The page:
This article is courtesy of Constant Contact:

With all the work that goes in to creating the perfect email, it’s hard to believe that the effectiveness of your campaign can often come down to a few words in an email subject line.

Don’t believe it?

Well consider this: 47% of consumers make their decision about whether or not to open emails from business or nonprofits based on the content of the subject line.

That’s nearly half of your customers, clients, supporters, or volunteers who will choose to either open or trash your email based on the subject line alone. It’s a challenge facing all businesses and organizations, but it isn’t one you need to tackle alone.

This week, I sat down with Lisa Boles, Education Development Specialist for Constant Contact. Lisa hosts a number of our email marketing webinars. I took the opportunity to pick her brain and see what advice she had for designing effective subject lines.

Why are subject lines so important to a business’ email marketing?

A subject line is just like a headline in a newspaper or in a magazine. And like a headline, its purpose is to grab your attention.

We all know that we get lots and lots of stuff into our inbox everyday and the purpose of the subject line is to grab our customer’s attention so that your email is the one they’re going to pay attention to—that’s the email that’s going to get opened.

What are some of the key elements of an effective subject line?

We have a great formula—it’s called the 2-2-2 principle.

If you think about it, you really have two seconds to grab someone’s attention when your email shows up in their inbox.

When you do get their attention, it’s the first two words of your subject line that are going to determine whether or not someone takes the rest of your subject line seriously and moves closer to opening.

If you nail those two words and keep their attention, it’s your responsibility to tell them what you’re going to do for them today. Why should they care, today?

So, I guess it’s really two-two-to…

Along with that, there are a few other key elements you’ll want to keep in mind:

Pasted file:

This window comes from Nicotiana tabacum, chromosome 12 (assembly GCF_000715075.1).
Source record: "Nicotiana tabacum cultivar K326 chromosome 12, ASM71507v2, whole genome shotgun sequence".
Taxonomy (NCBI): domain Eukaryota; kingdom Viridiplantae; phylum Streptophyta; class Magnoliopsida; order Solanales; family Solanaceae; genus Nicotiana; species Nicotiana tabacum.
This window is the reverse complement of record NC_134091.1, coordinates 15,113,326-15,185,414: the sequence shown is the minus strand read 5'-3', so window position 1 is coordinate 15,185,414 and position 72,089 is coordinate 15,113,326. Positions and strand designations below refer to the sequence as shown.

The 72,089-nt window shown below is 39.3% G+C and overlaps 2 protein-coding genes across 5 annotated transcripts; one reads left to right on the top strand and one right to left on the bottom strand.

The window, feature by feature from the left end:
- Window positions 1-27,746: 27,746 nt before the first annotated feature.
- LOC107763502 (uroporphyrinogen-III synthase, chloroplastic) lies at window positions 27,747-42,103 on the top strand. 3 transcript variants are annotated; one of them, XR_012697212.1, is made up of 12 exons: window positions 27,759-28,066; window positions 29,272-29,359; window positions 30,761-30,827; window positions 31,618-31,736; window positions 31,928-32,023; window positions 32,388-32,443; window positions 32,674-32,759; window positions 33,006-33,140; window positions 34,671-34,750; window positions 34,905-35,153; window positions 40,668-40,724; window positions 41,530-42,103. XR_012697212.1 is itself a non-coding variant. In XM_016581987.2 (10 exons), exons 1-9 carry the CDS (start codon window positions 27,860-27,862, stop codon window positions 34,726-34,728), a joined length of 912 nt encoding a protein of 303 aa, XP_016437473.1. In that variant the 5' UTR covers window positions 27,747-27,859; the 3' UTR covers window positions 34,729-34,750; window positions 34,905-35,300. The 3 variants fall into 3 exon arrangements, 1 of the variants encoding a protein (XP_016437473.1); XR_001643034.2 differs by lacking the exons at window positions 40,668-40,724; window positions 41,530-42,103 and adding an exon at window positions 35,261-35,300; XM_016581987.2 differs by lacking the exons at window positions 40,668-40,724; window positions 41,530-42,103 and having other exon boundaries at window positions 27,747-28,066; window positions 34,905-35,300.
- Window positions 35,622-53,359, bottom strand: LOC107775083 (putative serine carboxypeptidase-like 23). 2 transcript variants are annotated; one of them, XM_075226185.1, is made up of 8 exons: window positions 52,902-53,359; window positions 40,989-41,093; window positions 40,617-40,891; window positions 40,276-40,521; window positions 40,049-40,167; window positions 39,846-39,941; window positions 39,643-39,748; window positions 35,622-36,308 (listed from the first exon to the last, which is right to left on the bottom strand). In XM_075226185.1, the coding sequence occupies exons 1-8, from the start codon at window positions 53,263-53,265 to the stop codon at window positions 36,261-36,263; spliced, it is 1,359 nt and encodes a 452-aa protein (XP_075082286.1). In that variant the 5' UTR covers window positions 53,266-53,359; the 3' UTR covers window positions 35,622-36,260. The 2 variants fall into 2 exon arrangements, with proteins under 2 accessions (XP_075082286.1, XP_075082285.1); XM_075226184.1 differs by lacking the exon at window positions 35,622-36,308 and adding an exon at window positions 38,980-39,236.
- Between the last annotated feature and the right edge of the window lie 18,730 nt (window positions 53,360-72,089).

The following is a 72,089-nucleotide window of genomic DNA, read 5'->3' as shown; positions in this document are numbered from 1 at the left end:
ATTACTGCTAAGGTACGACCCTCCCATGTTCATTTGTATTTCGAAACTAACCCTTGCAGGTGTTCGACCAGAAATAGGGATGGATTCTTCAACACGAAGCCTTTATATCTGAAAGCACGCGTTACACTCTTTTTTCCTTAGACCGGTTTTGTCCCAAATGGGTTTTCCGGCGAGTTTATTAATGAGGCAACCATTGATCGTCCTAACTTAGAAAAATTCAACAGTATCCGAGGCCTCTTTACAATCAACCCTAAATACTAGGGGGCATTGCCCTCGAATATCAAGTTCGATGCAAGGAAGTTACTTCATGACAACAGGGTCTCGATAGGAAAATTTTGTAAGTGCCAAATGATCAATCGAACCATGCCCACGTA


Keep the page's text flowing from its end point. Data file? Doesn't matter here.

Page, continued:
A subject line should be short and sweet and to the point. So, again we say a good rule of thumb is to use between five to eight words. But I don’t want people to think that needs to be a hard-and-fast rule. You don’t need to go through all sorts of gyrations to get the subject line shoehorned into five to eight words.

If you’re going to go nine words but it’s a strong subject line, that’s fine. Don’t worry too much about that.

Another important element is branding. We know that if you include the name of your business or organization—or even if you mention someone who is a mascot or just a readily recognizable member of your organization—in your subject line, you get a higher open rate.

You can have that information in the “From line” but not every email provider will treat email addresses the same. Depending on which provider your customer uses, your email or company name may show up differently when it arrives in their inbox. So be careful of that and look for opportunities to add your company name to your subject line—that’s important branding for you.

The other thing you want to make sure of is that whatever is in the subject line is carried out throughout the content of your email. You don’t want to mislead anybody by saying something in your subject line and then have the content of your email have nothing to do with the actual subject line. That can get you marked as spam, or worse.

Speaking of spam—there are a number of things you’ll want to avoid in the subject line to keep from being marked as spam. Things to avoid are:

  • Lots of punctuation marks
  • Lots of use of the word FREE
  • Misspellings
  • Grammatical errors
  • Using all caps

All of those things can get you flagged as spam. And if you have any doubt, you can take a look in your own spam folder, see what was marked as spam, and don’t do those things. If you’re a Constant Contact customer, you can use our Spam Checker tool to quickly run emails through to identify anything that could potentially be flagged as spam.

What’s your best advice for a business struggling to come up with subject line ideas?

I think the first thing—and this is something a lot of businesses don’t think about—is don’t do your subject line first.

Write the content of your email first and hopefully that will give you some ideas.

An example of a subject line that I like are ones that use lists. Let’s say you have an email you created it has your “Top 10 Holiday Picks.” Well, then a good subject line would be, “Our Top 10 Holiday Picks. It’s really that easy!

Look at what you’ve written. It will help you to not get flagged as spam because you’ll know your subject line will be tied to what’s actually in there.

If you’re still stuck, go into your inbox and look to see what types of subject lines appealed to you. What caught your eye and got you to open? That will help you figure out what type of subject lines may appeal to your customers.

Or, like we mentioned before, you can look at newspaper headlines and see how they’re constructed. Those are all great ways to get ideas and to really get your creative juices flowing.

This advice is courtesy of Spark & Hustle National Sponsor Constant Contact. Constant Contact’s leading email marketing, social media marketing, event marketing, local deals, digital storefronts, and online surveys — supported by free KnowHow , personalized coaching, and award-winning product support — help all types of small businesses and organizations find new customers, drive repeat business, and generate referrals. Today, more than half a million customers worldwide trust Constant Contact to help them drive success.